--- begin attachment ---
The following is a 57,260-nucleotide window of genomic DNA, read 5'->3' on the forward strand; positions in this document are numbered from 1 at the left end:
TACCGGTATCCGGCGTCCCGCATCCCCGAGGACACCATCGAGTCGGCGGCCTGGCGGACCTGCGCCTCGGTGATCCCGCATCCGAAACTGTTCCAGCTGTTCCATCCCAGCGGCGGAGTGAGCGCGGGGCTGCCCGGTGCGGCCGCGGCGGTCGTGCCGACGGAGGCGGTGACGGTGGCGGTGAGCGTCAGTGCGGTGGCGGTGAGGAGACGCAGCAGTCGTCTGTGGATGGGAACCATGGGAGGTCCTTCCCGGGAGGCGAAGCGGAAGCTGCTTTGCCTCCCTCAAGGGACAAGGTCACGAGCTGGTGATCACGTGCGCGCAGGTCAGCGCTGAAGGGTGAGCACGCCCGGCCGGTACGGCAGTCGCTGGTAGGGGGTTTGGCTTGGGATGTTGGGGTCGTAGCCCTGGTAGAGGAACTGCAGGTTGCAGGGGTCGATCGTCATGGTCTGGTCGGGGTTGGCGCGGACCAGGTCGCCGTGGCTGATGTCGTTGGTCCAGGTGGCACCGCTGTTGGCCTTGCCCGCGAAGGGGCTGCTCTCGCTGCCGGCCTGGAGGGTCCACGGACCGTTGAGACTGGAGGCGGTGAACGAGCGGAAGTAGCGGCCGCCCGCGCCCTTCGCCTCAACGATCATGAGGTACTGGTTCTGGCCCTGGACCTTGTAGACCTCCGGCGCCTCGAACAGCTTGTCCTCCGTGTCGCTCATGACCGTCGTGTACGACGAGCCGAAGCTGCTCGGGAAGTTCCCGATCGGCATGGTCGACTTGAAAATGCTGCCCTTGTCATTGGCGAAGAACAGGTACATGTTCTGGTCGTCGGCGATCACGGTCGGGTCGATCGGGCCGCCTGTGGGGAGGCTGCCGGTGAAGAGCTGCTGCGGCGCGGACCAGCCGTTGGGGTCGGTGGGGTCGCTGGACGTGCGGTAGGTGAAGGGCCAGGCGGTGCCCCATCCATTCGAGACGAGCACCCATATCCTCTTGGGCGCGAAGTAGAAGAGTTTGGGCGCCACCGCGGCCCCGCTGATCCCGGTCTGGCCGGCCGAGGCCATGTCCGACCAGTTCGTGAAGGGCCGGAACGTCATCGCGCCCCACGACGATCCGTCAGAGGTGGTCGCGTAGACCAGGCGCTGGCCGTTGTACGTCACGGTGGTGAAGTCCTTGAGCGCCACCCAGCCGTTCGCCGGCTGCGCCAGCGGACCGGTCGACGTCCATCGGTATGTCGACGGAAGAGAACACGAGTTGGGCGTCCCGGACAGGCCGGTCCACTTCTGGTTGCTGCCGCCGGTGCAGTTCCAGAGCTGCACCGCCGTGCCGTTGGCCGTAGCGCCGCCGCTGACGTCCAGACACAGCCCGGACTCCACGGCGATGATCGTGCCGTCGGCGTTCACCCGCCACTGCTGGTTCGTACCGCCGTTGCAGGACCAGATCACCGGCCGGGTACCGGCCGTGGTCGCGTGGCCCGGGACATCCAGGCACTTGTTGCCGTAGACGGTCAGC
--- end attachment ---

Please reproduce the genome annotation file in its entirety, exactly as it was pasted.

The following is a 57,260-nucleotide window of genomic DNA, read 5'->3' on the forward strand; positions in this document are numbered from 1 at the left end:
TACCGGTATCCGGCGTCCCGCATCCCCGAGGACACCATCGAGTCGGCGGCCTGGCGGACCTGCGCCTCGGTGATCCCGCATCCGAAACTGTTCCAGCTGTTCCATCCCAGCGGCGGAGTGAGCGCGGGGCTGCCCGGTGCGGCCGCGGCGGTCGTGCCGACGGAGGCGGTGACGGTGGCGGTGAGCGTCAGTGCGGTGGCGGTGAGGAGACGCAGCAGTCGTCTGTGGATGGGAACCATGGGAGGTCCTTCCCGGGAGGCGAAGCGGAAGCTGCTTTGCCTCCCTCAAGGGACAAGGTCACGAGCTGGTGATCACGTGCGCGCAGGTCAGCGCTGAAGGGTGAGCACGCCCGGCCGGTACGGCAGTCGCTGGTAGGGGGTTTGGCTTGGGATGTTGGGGTCGTAGCCCTGGTAGAGGAACTGCAGGTTGCAGGGGTCGATCGTCATGGTCTGGTCGGGGTTGGCGCGGACCAGGTCGCCGTGGCTGATGTCGTTGGTCCAGGTGGCACCGCTGTTGGCCTTGCCCGCGAAGGGGCTGCTCTCGCTGCCGGCCTGGAGGGTCCACGGACCGTTGAGACTGGAGGCGGTGAACGAGCGGAAGTAGCGGCCGCCCGCGCCCTTCGCCTCAACGATCATGAGGTACTGGTTCTGGCCCTGGACCTTGTAGACCTCCGGCGCCTCGAACAGCTTGTCCTCCGTGTCGCTCATGACCGTCGTGTACGACGAGCCGAAGCTGCTCGGGAAGTTCCCGATCGGCATGGTCGACTTGAAAATGCTGCCCTTGTCATTGGCGAAGAACAGGTACATGTTCTGGTCGTCGGCGATCACGGTCGGGTCGATCGGGCCGCCTGTGGGGAGGCTGCCGGTGAAGAGCTGCTGCGGCGCGGACCAGCCGTTGGGGTCGGTGGGGTCGCTGGACGTGCGGTAGGTGAAGGGCCAGGCGGTGCCCCATCCATTCGAGACGAGCACCCATATCCTCTTGGGCGCGAAGTAGAAGAGTTTGGGCGCCACCGCGGCCCCGCTGATCCCGGTCTGGCCGGCCGAGGCCATGTCCGACCAGTTCGTGAAGGGCCGGAACGTCATCGCGCCCCACGACGATCCGTCAGAGGTGGTCGCGTAGACCAGGCGCTGGCCGTTGTACGTCACGGTGGTGAAGTCCTTGAGCGCCACCCAGCCGTTCGCCGGCTGCGCCAGCGGACCGGTCGACGTCCATCGGTATGTCGACGGAAGAGAACACGAGTTGGGCGTCCCGGACAGGCCGGTCCACTTCTGGTTGCTGCCGCCGGTGCAGTTCCAGAGCTGCACCGCCGTGCCGTTGGCCGTAGCGCCGCCGCTGACGTCCAGACACAGCCCGGACTCCACGGCGATGATCGTGCCGTCGGCGTTCACCCGCCACTGCTGGTTCGTACCGCCGTTGCAGGACCAGATCACCGGCCGGGTACCGGCCGTGGTCGCGTGGCCCGGGACATCCAGGCACTTGTTGCCGTAGACGGTCAGC